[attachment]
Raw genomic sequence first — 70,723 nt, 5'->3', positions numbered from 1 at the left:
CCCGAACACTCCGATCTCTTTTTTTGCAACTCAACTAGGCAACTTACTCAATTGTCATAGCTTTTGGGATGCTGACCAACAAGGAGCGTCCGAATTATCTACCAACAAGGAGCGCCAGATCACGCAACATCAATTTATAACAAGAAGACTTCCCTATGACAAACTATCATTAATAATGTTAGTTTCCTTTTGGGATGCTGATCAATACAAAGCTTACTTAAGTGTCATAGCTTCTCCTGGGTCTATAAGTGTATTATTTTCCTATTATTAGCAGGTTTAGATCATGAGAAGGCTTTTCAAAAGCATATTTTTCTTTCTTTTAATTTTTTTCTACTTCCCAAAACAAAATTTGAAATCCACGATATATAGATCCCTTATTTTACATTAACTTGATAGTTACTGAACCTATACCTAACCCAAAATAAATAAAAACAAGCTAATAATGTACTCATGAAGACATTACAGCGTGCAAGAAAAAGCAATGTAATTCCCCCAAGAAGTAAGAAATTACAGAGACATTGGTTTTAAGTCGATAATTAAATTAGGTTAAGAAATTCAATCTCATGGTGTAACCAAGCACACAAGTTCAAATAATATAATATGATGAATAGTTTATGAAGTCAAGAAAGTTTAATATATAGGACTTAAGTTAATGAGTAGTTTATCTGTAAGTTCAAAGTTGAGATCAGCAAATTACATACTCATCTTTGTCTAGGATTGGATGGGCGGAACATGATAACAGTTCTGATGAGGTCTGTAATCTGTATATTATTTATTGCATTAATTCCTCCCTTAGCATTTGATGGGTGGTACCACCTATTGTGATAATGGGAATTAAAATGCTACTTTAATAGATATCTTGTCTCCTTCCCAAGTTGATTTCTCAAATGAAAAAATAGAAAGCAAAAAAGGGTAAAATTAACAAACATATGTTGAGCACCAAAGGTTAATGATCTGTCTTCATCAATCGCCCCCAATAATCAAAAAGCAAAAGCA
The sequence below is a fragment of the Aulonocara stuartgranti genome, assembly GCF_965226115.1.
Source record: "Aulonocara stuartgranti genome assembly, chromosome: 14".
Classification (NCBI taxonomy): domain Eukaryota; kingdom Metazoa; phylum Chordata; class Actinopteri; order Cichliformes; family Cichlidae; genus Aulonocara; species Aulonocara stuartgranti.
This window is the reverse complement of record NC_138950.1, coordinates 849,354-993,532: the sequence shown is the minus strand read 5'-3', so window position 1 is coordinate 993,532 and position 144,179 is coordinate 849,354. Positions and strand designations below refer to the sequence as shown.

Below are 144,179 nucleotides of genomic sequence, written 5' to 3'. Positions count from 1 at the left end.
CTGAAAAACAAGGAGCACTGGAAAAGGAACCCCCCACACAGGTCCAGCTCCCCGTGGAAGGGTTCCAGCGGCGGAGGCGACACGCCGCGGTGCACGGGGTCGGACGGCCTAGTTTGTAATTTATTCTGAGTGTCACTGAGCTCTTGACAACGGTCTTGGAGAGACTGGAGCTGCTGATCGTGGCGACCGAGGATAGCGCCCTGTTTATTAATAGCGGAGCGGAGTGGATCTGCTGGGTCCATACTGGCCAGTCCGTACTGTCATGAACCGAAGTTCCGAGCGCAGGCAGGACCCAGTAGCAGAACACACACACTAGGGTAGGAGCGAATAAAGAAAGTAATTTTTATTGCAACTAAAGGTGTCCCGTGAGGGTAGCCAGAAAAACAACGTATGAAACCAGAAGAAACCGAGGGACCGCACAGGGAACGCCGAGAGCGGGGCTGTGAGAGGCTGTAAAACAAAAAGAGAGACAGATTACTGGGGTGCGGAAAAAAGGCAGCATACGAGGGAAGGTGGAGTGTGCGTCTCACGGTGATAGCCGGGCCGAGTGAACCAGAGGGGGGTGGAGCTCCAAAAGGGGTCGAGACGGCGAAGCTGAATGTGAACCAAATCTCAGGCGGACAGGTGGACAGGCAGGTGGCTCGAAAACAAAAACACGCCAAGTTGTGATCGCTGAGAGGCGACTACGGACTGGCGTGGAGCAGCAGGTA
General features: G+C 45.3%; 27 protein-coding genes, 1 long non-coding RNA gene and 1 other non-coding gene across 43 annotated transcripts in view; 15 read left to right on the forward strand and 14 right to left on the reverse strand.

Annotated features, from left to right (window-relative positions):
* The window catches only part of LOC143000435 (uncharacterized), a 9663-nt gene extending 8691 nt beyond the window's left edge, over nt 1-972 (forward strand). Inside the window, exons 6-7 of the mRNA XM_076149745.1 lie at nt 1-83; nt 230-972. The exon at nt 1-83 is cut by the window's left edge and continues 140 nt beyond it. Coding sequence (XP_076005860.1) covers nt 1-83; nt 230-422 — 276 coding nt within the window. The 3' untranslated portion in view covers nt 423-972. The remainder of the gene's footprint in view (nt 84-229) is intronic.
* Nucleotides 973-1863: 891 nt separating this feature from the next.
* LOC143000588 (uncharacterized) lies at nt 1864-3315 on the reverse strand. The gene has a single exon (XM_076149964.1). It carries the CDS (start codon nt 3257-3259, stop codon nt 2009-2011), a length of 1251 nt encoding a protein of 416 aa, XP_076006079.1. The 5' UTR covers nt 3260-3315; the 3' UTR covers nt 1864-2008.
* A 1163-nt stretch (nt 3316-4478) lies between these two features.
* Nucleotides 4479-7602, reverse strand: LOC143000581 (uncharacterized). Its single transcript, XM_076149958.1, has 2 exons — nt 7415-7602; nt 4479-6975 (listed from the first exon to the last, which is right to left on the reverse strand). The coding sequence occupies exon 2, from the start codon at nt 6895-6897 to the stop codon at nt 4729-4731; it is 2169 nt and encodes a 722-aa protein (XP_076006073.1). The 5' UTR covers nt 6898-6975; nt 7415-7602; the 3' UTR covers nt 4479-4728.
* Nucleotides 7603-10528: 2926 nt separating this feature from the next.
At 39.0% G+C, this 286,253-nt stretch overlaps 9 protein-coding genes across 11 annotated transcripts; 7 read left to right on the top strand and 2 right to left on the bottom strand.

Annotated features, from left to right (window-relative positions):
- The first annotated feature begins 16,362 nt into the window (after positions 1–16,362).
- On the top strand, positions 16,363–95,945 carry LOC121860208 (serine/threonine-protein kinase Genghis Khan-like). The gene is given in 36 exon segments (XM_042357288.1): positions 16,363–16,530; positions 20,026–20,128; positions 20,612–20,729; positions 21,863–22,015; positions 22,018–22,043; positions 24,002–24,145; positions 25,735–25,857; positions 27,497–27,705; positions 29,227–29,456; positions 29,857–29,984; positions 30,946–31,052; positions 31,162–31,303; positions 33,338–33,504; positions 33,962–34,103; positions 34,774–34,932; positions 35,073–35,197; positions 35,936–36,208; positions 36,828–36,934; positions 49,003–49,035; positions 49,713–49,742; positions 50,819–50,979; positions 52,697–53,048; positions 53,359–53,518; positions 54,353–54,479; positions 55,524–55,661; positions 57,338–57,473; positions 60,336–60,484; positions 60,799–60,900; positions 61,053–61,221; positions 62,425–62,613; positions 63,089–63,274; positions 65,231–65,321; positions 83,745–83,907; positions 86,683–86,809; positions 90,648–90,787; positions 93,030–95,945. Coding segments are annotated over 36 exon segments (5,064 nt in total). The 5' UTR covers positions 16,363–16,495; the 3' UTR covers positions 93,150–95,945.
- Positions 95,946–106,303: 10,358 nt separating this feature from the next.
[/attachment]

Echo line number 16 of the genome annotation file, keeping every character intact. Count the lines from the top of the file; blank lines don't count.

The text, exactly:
* Nucleotides 7603-10528: 2926 nt separating this feature from the next.